RE-DISCOVERING CHIVALERY IN ARYA SAMAJ
(Part of our History)
September issue of the Navrang Times, a bilingual monthly
It raises two important questions of historic significance. Number One: How did Bhagat Singh, an ardent Sikh, got involved with Arya Samaj, a 19th century reformist movement of Hinduism? Number Two: What and where lies the magic of Arya Samaj that it transformed far greater number of Hindus into eminent scholars, orators, public servants, and fierce freedom fighters in a short span of its founding since 1875? They are important questions for the new generations of the Hindus to be aware of so that the mission of Arya Samaj is rightly served in the 21st century.
questions first stirred my mind six years ago, while researching in the
1930’s, a British CID (Central Investigation Department) report clearly
established that nearly 100% of the Hindu freedom fighters were influenced by
Arya Samaj. It puzzled them as to how Arya Samaj teachings were instilling
courage and unity amongst the Hindus, known for centuries as divided and most
timid people. The British knew the Sikhs as a martial race, so the
Sikh militancy never surprised them. In fact, the Sikhs wanted to regain
the Sikh Empire, stretching beyond present
For finding answers to these questions, I went back to the basics. While teaching a mathematical topic, I often tell my students, that whenever you have absolutely no idea about solving a problem, then go to the definitions involved in that problem. On my part, I studied the Ten Principles of Arya Samaj (Just Google/Yahoo Arya Samaj) carefully and early crusades of its founder, Swami Dayanand Saraswati (1824-1883). At times, I felt like writing a Reflection on each principle both from their historical context and present relevance.
The first five principles of Arya Samaj are addressed for the individual development, but the last five are for the community development. That is a fundamental departure in the practice of Hinduism. Arya Samaj temples are designated places for Sunday morning prayers. There are regular dues for the members, like in a club. The funds are used for community welfare. The genius of Swami Dayanand saw that how the Muslims worshipped together every Friday, and Sikhs and Christians on Sundays. Collective prayers alone bring unity at the deepest levels. No research is known to have been undertaken into any organized aspect of Hindu religion before 1000 AD, but certainly, it has been completely absent till the advent of Swami Dayanand.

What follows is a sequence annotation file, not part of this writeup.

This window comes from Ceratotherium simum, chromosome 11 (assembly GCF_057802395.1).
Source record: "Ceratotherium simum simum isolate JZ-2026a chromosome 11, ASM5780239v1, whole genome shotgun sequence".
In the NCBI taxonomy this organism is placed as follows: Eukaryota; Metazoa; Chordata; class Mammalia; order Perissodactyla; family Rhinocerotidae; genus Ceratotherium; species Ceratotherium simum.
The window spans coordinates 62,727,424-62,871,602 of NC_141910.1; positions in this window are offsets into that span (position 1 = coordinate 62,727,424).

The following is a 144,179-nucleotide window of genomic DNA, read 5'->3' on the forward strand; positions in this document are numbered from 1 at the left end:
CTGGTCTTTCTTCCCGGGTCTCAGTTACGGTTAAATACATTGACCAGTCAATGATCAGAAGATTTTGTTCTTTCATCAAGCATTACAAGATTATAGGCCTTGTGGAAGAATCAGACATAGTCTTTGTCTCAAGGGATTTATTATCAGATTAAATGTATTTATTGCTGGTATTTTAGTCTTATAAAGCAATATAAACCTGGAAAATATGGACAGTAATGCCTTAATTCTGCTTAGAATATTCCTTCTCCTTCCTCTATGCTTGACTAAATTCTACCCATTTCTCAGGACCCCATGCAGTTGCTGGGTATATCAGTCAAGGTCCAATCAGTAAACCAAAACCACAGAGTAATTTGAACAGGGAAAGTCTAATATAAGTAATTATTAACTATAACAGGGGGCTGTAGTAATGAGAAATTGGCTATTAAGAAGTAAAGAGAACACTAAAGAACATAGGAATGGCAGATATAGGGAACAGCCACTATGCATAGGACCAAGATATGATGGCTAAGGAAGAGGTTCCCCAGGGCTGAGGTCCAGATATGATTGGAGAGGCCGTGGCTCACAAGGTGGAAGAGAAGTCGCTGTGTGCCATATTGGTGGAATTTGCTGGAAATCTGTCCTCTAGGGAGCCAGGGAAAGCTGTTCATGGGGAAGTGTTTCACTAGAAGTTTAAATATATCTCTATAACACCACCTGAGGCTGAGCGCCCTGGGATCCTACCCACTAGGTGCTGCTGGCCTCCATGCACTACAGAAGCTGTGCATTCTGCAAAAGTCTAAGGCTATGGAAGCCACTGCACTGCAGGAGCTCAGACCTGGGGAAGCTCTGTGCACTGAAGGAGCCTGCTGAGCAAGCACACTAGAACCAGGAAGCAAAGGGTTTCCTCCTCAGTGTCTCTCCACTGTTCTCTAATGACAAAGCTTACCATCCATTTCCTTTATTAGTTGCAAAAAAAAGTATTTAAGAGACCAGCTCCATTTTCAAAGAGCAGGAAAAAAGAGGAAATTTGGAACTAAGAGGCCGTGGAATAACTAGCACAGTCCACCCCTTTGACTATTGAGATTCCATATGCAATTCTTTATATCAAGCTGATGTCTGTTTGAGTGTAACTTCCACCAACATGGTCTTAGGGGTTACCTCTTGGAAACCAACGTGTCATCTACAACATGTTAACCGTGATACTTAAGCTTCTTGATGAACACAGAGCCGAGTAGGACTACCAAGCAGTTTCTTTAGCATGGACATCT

explains why the Hindus of Arya Samaj leanings became courageous and patriotic.
Though, the Hindu community was the poorest and most divided of all other
communities, yet even the modest buildings of Arya Samaj temples, schools and
colleges played crucial roles in supporting the freedom fighters in all
respects besides providing the nationalistic education. With
With emphasis on the formlessness of The Supreme, there are no worship idols in Arya Samaj temples. However, the Sunday prayer gatherings in the temples are usually followed by a broad update on community affairs. It keeps the community into the mainstream of life and helps in the development of histrionic and leadership skills of the congregation. Again, Swami Dayanand seems to have borrowed this practice from the Christians, Muslims, and the Sikhs. Historically, Arya Samaj is characterized by public debates in the backdrop of the Vedas (Shastrartha) for settling and sorting out any differences - religious, political, or social.
The unity of minds comes only when people assemble at one place on a regular basis. It never takes place by only wishing for it, or working alone. However, willingness to sacrifice a bit of personal interest for the larger welfare of the community, sits at the heart of Hindu unity today. It is enshrined as one of the ten principles of Arya Samaj.
Sep 24, 2009